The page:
Food Allergy Counseling

Food Allergy Counseling
Sloane Miller, MFA, MSW, LMSW, Psychotherapist; Specialist in Food Allergy Management, Speaking At Mylan Specialty / EpiPen Event (© Noel Malcolm 2013)

Tuesday, July 28, 2015

Recipe: Quick Strawberry Jam, Food Allergy Free


“Too acidic. Too many. About to turn.”

That’s what I saw when I looked at the huge clamshell of organic Driscoll strawberries that I purchased at Costco recently. What to do with them? Easy. Make a quick jam.

Also called a refrigerator jam, these are made with few ingredients, no pectin and no sterilization of jars. This jam is meant to be eaten within a few days of making and trust me, it won’t last longer because you will be gobbling it down and spreading it on everything.

For the OAS amongst us (a nice explanation of Oral AllergySyndrome here on Allergic Living Magazine) cooking ripe fruit in the summer can allow you to eat it without local allergy symptoms. I’m that way with stone fruits: peaches, apricots, cherries, plums, all become more edible, less mouthy-hurty, when cooked.

Here are some recipes for quick strawberry jam. The Kitchn, Martha Stewart and Real Simple Magazine.However, I make these quick james often, without a recipe. And you kinda can’t go wrong. But here’s a loose recipe of how I put it all together.

Quick Strawberry Jam
16 ounces (or 1 light pint) Strawberries, rinsed, topped and halved
1/2 lemon, juiced
1/4 cup of turbinado sugar (start with less sugar, you can always add more)



In a heavy non-reactive pot, bring the mixture to a boil and simmer for about 10-15 minutes. You may mash some of the fruit with the back of a spoon if you like but I like whole chunks and they cook down quite nicely without mashing. After about 10 minutes, taste and adjust seasoning e.g. you might like more sugar than I do. Place into a jar or non-reactive container to cool. Try to avoid spooning 12,000 tastes but do ladle over some buttered bread, yogurt or ice cream just to make sure it’s delicious. (Oh yes, it will be.)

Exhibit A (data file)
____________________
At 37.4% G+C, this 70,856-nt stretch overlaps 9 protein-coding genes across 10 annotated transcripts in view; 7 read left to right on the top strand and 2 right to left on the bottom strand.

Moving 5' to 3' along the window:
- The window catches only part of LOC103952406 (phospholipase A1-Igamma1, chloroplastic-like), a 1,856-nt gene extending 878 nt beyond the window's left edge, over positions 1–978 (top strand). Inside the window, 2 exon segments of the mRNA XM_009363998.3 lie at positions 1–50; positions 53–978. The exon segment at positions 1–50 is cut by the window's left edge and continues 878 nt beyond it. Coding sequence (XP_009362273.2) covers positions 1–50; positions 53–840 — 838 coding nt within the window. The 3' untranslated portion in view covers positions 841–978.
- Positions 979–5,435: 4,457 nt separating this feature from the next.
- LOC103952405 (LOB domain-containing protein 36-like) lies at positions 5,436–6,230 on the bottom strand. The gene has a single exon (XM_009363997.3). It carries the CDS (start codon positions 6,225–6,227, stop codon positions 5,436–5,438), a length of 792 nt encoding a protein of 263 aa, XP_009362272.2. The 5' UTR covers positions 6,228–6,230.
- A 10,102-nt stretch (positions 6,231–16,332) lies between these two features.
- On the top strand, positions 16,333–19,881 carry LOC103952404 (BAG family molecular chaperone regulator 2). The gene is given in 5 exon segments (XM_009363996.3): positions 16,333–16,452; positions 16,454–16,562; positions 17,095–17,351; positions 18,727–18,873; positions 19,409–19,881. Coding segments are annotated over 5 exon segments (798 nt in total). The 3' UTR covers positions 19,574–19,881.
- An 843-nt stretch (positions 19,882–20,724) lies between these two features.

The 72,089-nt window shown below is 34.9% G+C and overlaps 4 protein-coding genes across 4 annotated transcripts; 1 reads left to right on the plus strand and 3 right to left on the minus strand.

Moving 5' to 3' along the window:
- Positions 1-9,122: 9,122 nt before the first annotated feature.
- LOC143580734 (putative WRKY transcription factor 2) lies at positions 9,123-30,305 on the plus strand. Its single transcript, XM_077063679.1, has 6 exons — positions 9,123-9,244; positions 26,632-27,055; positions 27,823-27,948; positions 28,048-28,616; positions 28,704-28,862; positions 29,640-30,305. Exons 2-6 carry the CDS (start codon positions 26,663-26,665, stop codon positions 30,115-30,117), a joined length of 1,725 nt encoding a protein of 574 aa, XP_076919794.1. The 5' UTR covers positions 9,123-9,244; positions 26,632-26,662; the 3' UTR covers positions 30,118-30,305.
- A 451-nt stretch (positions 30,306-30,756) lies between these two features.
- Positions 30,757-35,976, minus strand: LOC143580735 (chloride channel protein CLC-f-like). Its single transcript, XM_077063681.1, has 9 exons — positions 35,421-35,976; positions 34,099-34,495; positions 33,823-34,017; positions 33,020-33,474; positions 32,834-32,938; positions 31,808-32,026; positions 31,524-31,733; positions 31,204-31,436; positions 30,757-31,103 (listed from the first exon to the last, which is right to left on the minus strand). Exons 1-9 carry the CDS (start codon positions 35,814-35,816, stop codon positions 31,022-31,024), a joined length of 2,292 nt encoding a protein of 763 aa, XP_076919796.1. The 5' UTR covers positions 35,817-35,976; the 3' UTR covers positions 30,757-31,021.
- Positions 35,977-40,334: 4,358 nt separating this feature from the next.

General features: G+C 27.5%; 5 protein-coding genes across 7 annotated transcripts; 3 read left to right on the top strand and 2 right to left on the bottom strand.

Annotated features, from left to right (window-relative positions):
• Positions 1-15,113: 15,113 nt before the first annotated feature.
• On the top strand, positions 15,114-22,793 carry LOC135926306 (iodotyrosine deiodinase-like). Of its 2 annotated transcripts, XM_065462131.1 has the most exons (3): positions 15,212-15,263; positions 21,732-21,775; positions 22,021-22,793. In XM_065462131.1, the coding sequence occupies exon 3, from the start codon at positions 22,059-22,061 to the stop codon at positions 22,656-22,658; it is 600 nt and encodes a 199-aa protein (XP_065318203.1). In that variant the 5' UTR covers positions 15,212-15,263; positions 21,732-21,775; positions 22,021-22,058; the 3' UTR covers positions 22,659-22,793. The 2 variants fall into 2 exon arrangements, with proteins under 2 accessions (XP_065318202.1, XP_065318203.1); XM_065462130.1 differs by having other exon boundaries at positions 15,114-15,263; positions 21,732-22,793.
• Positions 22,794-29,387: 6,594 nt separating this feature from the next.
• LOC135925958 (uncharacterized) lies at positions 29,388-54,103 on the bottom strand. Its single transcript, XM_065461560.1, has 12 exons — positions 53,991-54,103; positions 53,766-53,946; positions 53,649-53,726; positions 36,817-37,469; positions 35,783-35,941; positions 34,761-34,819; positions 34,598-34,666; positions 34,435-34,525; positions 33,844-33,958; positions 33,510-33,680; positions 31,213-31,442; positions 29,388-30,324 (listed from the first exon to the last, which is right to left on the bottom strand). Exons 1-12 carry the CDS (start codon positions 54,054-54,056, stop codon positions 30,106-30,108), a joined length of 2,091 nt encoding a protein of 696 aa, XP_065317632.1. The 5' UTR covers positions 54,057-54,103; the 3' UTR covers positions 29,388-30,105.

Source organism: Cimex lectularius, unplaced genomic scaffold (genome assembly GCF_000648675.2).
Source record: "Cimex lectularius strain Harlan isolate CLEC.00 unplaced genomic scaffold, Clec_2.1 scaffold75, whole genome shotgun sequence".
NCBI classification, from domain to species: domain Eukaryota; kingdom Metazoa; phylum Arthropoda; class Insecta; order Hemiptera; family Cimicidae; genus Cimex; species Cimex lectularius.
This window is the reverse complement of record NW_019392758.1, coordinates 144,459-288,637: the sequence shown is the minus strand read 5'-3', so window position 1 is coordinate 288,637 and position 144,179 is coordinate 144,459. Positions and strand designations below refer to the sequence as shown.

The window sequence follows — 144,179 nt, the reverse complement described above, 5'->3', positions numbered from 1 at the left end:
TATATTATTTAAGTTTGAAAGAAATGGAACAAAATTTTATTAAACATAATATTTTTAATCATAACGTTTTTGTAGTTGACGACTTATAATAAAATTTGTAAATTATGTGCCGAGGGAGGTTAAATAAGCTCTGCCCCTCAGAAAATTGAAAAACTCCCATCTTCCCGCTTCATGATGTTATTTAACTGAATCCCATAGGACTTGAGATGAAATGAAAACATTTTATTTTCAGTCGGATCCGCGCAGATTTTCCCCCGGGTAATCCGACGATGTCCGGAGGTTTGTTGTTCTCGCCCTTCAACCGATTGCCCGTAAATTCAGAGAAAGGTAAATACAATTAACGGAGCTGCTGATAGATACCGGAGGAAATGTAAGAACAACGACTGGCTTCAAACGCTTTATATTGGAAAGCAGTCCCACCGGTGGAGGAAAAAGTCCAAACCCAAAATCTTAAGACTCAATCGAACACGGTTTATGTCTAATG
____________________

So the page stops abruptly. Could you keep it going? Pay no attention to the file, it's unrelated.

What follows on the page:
Here’s a lovely article from Epicurious giving you 26 ideas of where to use a jam like this.

I made strawberry yogurt with mine. See above and try not to drool. But go, go cook up some ripe fruit right now.



Tuesday, July 07, 2015

Food Allergy Counseling: Confronting Versus Avoiding Your Food Allergy Fears

Recently, I went to a business lunch with two women who work in the food allergy sphere and I was feeling nervous. Not about meeting with them; they were lovely and we had an excellent bonding conversation and lunch. No, I felt nervous about eating. Even though I picked the restaurant, called ahead, the restaurant has my food allergy needs on file and they double-checked with me when I arrived. 

Still. I felt anxious. 

Sometimes, I can do all of my dining out steps and everything can be fine and still I feel nervous.   Sometimes, I can do all of my best anxiety management strategies to calm myself down and still I feel nervous. 

So what to do then? 

The natural tendency would be to avoid the situation that is causing discomfort i.e. cancel the lunch. But that wouldn’t make me feel less anxious, it would simply keep me home, alone and anxious. I’ve done that many times; many years of my life were spent avoiding the scary thing.

But here and now, I did the opposite: I confronted the anxiety head on and shared it, out loud.

When K. arrived at our lunch, sat down and settled in, I said:

Me: “Just a heads up, I’m feeling a little anxious about dining out today. I spoke with the staff and they’re all ready for me and I’ll order but I may not eat if I don’t feel comfortable and just eat afterwards.”